The Digestive System In A Nutshell- Part Two

The other day we took a look at the five biggest players in your digestive system. Today, we’re going to touch on and simplify the three organs connected to those structures and how they help.

Again, keep in mind that this is a simplified version. These organs do much more than outlined here. In fact, they’re kind of superstars. But for the purpose of this series, we’re going to stick to straight digestion.

The Liver

liverThe largest gland in the body. Blood from the stomach, intestine, pancreas and spleen (via hepatic portal system) goes straight to the liver for “inspection”. It is the liver that determines the fate of the blood contents. It is responsible for either building molecules up or breaking them down- depending on the necessities of the body.

On top of inspection, the liver produces and secretes about one pint of bile each day. Since we know from the previous series that bile is needed to emulsify fats, that step is pretty important. The bile is made up of bile salts, pigments and cholesterol.

The liver is also responsible for synthesizing proteins (both structural and those bound for circulation), making use of glucose, converting fatty acids and taking in (and making use of) vitamins and minerals.

The Gallbladder

gallbladderThis pear shaped sack sits close to the small intestine and is a storage site for bile (produced by the liver). When fatty foods enter the digestive tract, bile is secreted from the gallbladder into the small intestine.

So what are gallstones?

They are solid deposits of calcium salts or cholesterol that form in the gallbladder or bile ducts. They form when bile becomes chemically unbalanced due to an excess of cholesterol. Simply speaking, the bile becomes idle and crystallizes into stone. This result prevents bile formation and therefore fatty acid digestion and absorption.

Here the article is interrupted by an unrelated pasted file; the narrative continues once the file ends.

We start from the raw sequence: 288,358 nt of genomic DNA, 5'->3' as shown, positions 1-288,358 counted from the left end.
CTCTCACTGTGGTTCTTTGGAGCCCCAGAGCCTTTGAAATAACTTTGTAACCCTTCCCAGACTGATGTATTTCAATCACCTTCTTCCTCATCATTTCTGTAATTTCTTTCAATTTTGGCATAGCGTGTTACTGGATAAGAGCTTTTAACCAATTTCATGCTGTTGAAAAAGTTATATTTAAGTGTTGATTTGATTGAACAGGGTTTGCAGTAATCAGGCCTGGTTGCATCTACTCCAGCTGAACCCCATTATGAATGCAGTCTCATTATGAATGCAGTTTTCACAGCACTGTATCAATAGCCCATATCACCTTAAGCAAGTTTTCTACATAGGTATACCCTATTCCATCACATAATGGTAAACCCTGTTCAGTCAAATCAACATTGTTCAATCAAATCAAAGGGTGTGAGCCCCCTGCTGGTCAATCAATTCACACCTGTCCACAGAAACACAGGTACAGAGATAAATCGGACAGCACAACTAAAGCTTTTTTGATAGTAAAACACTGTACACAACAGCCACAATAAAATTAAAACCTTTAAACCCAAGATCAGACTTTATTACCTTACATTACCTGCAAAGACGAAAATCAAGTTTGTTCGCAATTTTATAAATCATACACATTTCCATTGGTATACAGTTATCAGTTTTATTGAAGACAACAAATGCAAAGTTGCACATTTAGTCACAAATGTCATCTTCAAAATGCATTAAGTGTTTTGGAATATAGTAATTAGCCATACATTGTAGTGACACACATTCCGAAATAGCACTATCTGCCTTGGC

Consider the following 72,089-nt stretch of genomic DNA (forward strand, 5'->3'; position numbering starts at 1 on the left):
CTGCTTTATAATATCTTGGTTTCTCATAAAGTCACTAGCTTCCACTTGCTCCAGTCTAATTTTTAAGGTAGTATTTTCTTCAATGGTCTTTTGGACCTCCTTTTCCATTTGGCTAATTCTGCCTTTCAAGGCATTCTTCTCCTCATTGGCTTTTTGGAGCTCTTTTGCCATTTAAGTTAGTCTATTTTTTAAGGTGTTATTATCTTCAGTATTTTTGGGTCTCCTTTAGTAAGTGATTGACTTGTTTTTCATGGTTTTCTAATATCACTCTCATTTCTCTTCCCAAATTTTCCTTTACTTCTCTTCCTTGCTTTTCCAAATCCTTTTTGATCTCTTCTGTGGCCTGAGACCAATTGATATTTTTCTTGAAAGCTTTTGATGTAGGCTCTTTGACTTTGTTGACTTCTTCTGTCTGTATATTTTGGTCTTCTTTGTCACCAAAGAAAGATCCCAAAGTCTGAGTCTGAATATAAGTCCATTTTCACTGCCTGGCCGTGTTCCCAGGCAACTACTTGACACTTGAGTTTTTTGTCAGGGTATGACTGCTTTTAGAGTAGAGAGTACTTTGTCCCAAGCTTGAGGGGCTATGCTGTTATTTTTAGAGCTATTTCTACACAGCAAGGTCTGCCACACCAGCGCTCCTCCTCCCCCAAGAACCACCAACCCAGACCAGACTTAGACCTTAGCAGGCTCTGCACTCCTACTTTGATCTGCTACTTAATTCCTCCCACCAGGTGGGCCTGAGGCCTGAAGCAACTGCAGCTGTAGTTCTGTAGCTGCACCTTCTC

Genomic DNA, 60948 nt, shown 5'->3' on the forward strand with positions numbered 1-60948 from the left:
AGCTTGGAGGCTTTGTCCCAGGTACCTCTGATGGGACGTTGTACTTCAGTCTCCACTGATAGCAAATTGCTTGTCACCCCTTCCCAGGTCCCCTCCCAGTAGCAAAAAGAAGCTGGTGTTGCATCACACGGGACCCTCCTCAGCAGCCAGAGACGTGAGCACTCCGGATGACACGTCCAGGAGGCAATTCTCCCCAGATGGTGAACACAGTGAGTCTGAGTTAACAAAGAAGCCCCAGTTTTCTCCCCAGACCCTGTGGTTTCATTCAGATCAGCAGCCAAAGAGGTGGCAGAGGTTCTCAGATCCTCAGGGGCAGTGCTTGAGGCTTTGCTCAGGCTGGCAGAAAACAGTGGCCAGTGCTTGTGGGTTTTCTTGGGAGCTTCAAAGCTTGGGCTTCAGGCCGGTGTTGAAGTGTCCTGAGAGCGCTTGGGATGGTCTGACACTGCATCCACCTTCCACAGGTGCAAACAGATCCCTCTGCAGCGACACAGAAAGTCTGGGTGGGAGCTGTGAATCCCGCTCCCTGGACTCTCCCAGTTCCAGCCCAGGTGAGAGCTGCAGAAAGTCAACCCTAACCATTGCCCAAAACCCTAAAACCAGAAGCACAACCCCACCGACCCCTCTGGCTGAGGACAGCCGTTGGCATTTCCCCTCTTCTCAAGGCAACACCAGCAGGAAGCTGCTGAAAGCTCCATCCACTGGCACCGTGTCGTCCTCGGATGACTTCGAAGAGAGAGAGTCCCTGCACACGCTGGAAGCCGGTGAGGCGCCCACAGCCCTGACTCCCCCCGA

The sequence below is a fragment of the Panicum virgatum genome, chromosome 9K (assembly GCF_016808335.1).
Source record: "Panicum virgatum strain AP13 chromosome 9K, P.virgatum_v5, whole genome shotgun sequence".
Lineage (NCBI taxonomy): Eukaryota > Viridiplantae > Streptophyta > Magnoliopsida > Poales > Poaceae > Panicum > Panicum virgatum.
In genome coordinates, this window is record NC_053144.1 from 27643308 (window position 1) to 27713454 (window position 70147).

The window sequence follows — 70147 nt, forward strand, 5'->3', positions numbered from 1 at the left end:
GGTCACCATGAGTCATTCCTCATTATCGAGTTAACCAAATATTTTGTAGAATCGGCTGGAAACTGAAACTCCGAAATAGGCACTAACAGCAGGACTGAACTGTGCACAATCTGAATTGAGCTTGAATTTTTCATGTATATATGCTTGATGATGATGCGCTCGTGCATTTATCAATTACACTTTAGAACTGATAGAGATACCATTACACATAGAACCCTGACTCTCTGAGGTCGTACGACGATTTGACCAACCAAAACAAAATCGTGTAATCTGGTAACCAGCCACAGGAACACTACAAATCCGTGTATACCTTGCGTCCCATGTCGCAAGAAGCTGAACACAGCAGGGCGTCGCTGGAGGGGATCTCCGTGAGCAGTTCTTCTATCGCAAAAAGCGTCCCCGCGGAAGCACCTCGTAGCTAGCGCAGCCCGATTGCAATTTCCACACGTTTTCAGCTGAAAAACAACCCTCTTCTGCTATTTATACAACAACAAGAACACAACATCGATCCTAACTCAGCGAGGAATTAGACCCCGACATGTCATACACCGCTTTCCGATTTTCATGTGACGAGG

Gallstones is a common symptom of yoyo dieting. Excessive restriction if dietary fat can cause idle bile which results in the stones. It takes a minimum of 10g of dietary fat to stimulate bile release.


Pancreas+ text.inddAnother organ that releases juices into the small intestine. This occurs at the same time as the release of bile. The juices secreted contain digestive enzymes which are released in an alkaline based fluid to help neutralize stomach acid. The enzymes released help digest proteins, polysaccharides and lipids.

The other part of the pancreas (a mere two percent) houses endocrine cells (hormone producers!) which are responsible for the signals that cause our body to respond.


It may only seem like three organs but unless all three are functioning optimally, your digestive system will lack. Help your system do it’s job by providing it with quality, real food. If you’re not sure if you’re helping or hindering with your nutrition, contact me to schedule a free consultation.

Happy Eating ๐Ÿ™‚

References: “The Essentials of Sport & Exercise Nutrition”. Berardi, John & Andrews, Ryan. Precision Nutrition Inc, 2012.